Change is good

I don’t know if you’ve ever seen “The Day The Earth Stood Still“, but I always thought this scene holds a universal truth…..

“Technology is not your problem. The problem is you, you lack the will to change”

So why do we need to change?

It’s my firm belief that technology, by itself, is never the solution to a problem. There is just no way a slick and sexy looking ‘appliance’ by itself will magically fix your technology problems. Sooner or later the ‘real’ issue will pop up and cause the same problem over and over again.

Take for example a company facing severe challenges to keep their ‘backup window’ within the allotted time frame. Just getting faster drives and faster networks might solve the ‘short term’ issue, but as long as they don’t ‘take a step back’ and review what it really is they’re backing up and compare that to what they really need to be backed up, this ‘gain’ might only be marginal and most likely temporary of nature.

Taking that step back to reevaluate past decisions and configuration should always be the first course of action when facing ‘problems’ (for me this holds true beyond the technology domain). Just like how the car would have never be invented if we had just kept searching for ‘better and faster horses,’ I believe we will make the biggest progress in (Enterprise) IT once we allow change across the whole playing field.

But why don’t we?

This means we should be willing to change our infrastructure, our operating systems, our applications and middleware our procedures and maybe even our job descriptions….

And for a lot of us, change is not something we like.

I’ve always done it this way” and “But that would take a lot of effort” are frequently heard excuses for not changing. Whenever these “arguments” are given I cannot help but think about these demotivational posters.

When your basement is getting too packed with ‘stuff’ you keep storing down there would your solution be to move to house with a bigger basement? Or would it maybe seem smarter (and more efficient) to reevaluate your procedures regarding what to store there?

“To improve is to change; to be perfect is to change often.” 

Looking forward to your reactions in the comments section……

 

Kevin Dooley - http://www.flickr.com/photos/pagedooley/ Beat the Bashers!

Being the Mainframe Junkie that I am, I’ve been in a lot of situations where my platform has been under severe attack.

No, I’m not talking DDoS-attacks, but more of an ideological attack rooted in the (false) belief that the mainframe sucks, is old and will not continue to be among us for very much longer.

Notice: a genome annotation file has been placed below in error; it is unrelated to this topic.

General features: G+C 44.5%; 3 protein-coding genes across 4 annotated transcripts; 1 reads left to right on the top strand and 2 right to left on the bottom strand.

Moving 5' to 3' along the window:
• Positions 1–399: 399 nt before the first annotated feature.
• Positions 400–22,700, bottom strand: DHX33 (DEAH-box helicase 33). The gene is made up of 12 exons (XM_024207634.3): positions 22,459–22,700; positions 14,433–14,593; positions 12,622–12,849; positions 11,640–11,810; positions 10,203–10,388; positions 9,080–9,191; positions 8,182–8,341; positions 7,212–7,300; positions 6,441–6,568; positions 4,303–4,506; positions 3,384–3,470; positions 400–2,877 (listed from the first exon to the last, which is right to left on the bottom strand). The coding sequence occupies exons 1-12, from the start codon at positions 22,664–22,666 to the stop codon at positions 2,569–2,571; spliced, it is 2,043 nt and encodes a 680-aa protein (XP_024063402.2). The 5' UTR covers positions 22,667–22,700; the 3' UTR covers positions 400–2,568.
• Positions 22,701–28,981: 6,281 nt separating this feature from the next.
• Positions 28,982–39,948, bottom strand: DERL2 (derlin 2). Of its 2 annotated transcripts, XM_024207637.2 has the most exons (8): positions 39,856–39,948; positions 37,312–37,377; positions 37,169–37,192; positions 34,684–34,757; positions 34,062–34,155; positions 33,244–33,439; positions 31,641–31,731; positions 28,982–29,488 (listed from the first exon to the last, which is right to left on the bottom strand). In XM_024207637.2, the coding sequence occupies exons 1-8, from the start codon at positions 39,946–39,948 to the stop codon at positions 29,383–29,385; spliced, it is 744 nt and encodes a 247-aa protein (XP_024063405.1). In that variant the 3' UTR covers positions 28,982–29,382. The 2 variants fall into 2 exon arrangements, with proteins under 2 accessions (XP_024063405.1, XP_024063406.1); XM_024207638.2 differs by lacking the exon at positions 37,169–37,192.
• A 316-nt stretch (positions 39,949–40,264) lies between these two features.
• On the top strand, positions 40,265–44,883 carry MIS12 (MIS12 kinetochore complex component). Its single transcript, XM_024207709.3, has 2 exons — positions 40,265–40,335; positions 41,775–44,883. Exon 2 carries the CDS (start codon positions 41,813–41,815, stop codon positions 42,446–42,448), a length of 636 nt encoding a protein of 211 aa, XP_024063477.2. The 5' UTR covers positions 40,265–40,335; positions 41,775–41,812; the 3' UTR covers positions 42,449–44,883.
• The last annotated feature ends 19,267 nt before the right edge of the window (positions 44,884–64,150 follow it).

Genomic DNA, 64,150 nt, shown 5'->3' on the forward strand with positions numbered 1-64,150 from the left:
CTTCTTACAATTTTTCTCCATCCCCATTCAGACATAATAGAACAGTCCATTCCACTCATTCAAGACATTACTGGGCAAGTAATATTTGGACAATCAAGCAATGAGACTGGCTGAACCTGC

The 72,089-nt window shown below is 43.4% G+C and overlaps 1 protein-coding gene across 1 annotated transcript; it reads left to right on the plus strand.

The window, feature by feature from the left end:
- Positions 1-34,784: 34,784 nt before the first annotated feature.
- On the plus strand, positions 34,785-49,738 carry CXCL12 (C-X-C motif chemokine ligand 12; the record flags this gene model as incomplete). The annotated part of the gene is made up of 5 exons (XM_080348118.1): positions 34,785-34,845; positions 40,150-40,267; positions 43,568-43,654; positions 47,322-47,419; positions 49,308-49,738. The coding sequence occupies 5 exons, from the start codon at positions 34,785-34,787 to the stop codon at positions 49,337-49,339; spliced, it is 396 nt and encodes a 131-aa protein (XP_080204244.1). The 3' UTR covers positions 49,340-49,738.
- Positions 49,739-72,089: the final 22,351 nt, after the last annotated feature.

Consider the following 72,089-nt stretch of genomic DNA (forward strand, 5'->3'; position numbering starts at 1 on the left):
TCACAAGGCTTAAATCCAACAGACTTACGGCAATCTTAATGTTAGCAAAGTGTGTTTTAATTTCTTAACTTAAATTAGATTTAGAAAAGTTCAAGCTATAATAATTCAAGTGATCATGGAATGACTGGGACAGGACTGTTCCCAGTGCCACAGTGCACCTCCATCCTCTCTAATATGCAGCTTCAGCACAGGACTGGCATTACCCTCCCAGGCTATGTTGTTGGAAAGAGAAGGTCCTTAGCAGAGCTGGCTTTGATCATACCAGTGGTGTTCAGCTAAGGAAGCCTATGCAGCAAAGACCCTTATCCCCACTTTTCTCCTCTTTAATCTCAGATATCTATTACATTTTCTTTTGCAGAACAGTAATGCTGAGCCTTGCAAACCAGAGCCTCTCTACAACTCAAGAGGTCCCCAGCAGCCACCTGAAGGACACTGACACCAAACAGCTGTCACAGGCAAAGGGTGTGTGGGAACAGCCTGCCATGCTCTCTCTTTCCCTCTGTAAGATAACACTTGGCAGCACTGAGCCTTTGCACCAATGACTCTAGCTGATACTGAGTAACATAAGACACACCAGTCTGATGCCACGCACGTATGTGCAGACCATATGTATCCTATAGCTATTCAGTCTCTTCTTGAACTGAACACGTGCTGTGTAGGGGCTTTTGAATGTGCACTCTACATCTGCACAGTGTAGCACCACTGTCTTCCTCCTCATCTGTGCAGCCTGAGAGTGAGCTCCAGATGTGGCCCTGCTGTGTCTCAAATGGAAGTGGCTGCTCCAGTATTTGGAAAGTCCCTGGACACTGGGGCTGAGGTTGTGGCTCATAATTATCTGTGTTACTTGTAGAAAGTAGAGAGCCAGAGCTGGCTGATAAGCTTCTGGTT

I have been working on The Mainframe (yes double capitals) since 1998 and have always heard them say my precious Mainframe will be made redundant within the next 5 years.

As of today, The Mainframe is still here and it’s getting bigger and bigger, not smaller and smaller. The Mainframe is still the dominant architecture in most of the Fortune-500 companies, a lot of governmental institutes and as of lately is growing out to be the number one platform when it comes to Large Linux Infrastructures.

Seeing as I’ve been invited to join the (ever growing ranks) of The Millennial Mainframer I’d deemed it fit to share some of my experiences where the unknowing started bashing The Mainframe and how I have ‘retorted’ to these blasphemies.

For my first post I will rant about Cost and Legacy……

Cost: “It’s too expensive

Expensive is a relative term to start with. Yes you have to dish out large amounts of money to acquire a machine packed to the rim with all the awesomeness that makes up a Mainframe. But when you take a step backwards and realize this is one machine to host a multitude of workloads, with the capability of being managed with a small amount of FTE’s ( Full-Time Equivalents) it’s a whole different ball game all of a sudden!

There’s no ‘let’s buy another server for this application’-approach. There’s no linear growth in the ‘workloads-to-manpower’-graph and due to the sheer fact utilization rates on Mainframes are a multitude of the rates on platforms of a lesser order there’s a much more economically viable picture to be drawn.

Set aside from plain acquirement and personnel costs there is the ‘software licensing cost’. My advice : get down to the bottom of the figures when it comes to cost.  For one I am pretty sure the PVU Pricing Model for WebSphere will turn out to be cheaper on a Mainframe Platform.

  [EDITOR ~ Paul Gamble:  If any readers could comment and walk me through this I would be eternally grateful…and smarter!!!] .

The Mainframe can host a variety of different workloads it’s a dead give away that it will be cheaper to bring extra workload to The Mainframe than to offload workload elsewhere…..

Legacy: “It’s Dinosaur stuff

This must be the biggest frustrations on my end. The similarity between Dino’s and The Mainframe is only true when you look at their awesomeness. For the rest the comparison goes completely bust.

I shall be the last to disagree with the fact that Mainframes date back from ‘ancient times’ (much like dinosaurs). But where at one stage T-Rex and his friends became extinct (possibly due to changing environments) The Mainframe has shown us that it is capable of continuing it’s evolution to keep sustainable.

The Mainframe has been virtualizing since like forever. From before I was born it was capable of running multiple workloads, in multiple ‘ADDRESS SPACES’ (images they say) on hardware less powerful than the CPU’s today. 

But my …….. (insert any X86 argument) has a gazillion virtualization instructions.

Yeah I know, sorry for ya, we’ve got one on The Mainframe, it’s called SIE (Start Interpretive Execution) and we don’t pronounce it ‘sigh’ for nothing 🙂

[Follow Henri Kuiper @  http://zdevops.tumblr.com/

Henri KuiperAbout Henri:

I’m a level 76 Fire Mage.
Oh noes, born in 1976, computer junkie since I was like 7 (BBC Micro) and moved up from Commodore to MSX then Amiga then Linux. Been a Mainframe Junkie since 1998 and consider myself a full-fledged systems programmer. I understand (and work on) the mainframe from the IO drawerr all the way up to the end-user application.

Proud member of the Millennial Mainframer 🙂